2014 NRCC Graduate Profiles
|Excellence is a commonality of many college graduates. But rarely are graduates’ journeys to such merit alike. New River Community College’s graduates are no exception. With more than 300 in the class of 2014, one can imagine the many paths taken to arrive at graduation day. Students Reuben Miller, Ameen Ahmed, Sherri Gallagher, Sungin Jo and Joshua Vaught are just five examples of the varying paths to excellence at NRCC.
During the recent President’s Awards ceremony at New River Community College, one name seemed to be found in almost every category: Reuben Miller.
Miller was honored as a member of the Phi Theta Kappa honor society’s All-Virginia Academic Team, recognized as an Advanced Learners Program graduate and was the Outstanding Student in Education.
Stacking up honors like that might make one think that higher education was on Miller’s mind from a very young age. However, he says it wasn’t until his early twenties that he began considering a college education.
Miller grew up in a traditional Amish community in the White Gate area of Giles County. There, he describes a life that included using a horse and buggy for transportation and eschewing modern conveniences like electricity. But his love of education also began there, while he was acting as an assistant teacher in an Amish Parochial school and participating in homeschooling with his family. “I’ve always enjoyed teaching people,” he says.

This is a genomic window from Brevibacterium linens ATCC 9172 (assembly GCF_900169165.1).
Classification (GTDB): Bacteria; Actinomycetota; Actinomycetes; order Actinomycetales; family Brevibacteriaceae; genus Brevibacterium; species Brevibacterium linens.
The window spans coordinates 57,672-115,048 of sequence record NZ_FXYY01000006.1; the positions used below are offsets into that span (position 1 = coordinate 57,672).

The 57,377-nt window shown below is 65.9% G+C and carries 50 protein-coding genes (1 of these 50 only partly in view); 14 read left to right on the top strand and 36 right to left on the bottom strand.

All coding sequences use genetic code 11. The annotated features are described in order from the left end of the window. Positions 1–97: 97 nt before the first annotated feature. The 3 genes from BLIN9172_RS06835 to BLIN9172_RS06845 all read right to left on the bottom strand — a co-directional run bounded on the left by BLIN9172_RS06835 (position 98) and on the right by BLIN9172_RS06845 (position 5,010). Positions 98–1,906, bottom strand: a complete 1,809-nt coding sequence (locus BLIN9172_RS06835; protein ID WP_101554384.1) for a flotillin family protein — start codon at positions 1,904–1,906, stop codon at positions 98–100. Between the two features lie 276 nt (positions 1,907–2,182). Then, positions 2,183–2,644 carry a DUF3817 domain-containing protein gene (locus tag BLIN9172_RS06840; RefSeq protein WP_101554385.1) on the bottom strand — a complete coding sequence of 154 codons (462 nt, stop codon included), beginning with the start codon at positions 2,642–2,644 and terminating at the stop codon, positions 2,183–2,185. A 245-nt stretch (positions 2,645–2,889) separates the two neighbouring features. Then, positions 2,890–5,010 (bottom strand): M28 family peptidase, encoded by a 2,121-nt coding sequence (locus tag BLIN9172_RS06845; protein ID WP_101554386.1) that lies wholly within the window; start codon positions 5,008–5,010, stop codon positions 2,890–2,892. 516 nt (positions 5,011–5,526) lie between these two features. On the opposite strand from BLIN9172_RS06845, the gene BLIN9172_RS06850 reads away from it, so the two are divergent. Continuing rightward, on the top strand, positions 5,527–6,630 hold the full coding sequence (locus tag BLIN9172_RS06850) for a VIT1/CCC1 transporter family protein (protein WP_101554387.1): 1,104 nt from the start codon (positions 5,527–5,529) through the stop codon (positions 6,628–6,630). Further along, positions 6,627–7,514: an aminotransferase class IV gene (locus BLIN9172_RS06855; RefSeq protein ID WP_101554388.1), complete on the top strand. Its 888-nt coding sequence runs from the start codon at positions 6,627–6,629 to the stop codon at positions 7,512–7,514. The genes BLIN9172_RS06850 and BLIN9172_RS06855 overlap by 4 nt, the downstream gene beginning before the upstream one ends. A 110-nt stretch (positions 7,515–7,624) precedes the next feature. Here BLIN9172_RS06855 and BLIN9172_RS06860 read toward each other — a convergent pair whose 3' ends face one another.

Though they still reside in Giles County, Miller and his family left the Amish community when he was a teenager. He describes his departure from the Amish culture as a “very radical change.” “I had to learn a whole new way of dressing, acting and living,” he says.
Along with the multitude of lifestyle changes Miller underwent when he left the Amish was the consideration of a college education. Before then, he says, “I never dreamed I would go to college.” Even after beginning his studies at NRCC, he says he still wasn’t sure how far he’d make it in his education. A bachelor’s degree seemed like a dream, but as he prepares to graduate from NRCC and transfer to Radford University this fall, that dream seems like much more of a reality.
As he reflects on his time at NRCC, he notes that what really stood out to him during his studies was that “the people here are all very willing to help you succeed, especially the instructors.” Asked if he had any advice for future students on how to succeed, he is quick and to the point: “be organized and be dedicated.”
Those attributes will serve him well as he heads to RU in the fall in pursuit of his goal to become a middle school teacher. The reason behind his choice of profession is one his NRCC instructors would no doubt appreciate. “I want to teach because of the opportunity to influence lives,” he says.
With a passion for math, computers and getting good grades, Ameen Ahmed is the kind of self-motivated student who’s well-suited for higher education. But maintaining those top-notch grades comes with an extra challenge in his case. Ahmed, of Blacksburg, is visually impaired.
Ahmed has several adaptive strategies he uses to help him with his classwork including using an audio recorder and a laptop computer with a screen-reading program called JAWS. He also uses audio versions of most of his textbooks. With these tools and other assistance from NRCC’s Center for Disability Services, he says that most classes are made accessible to him.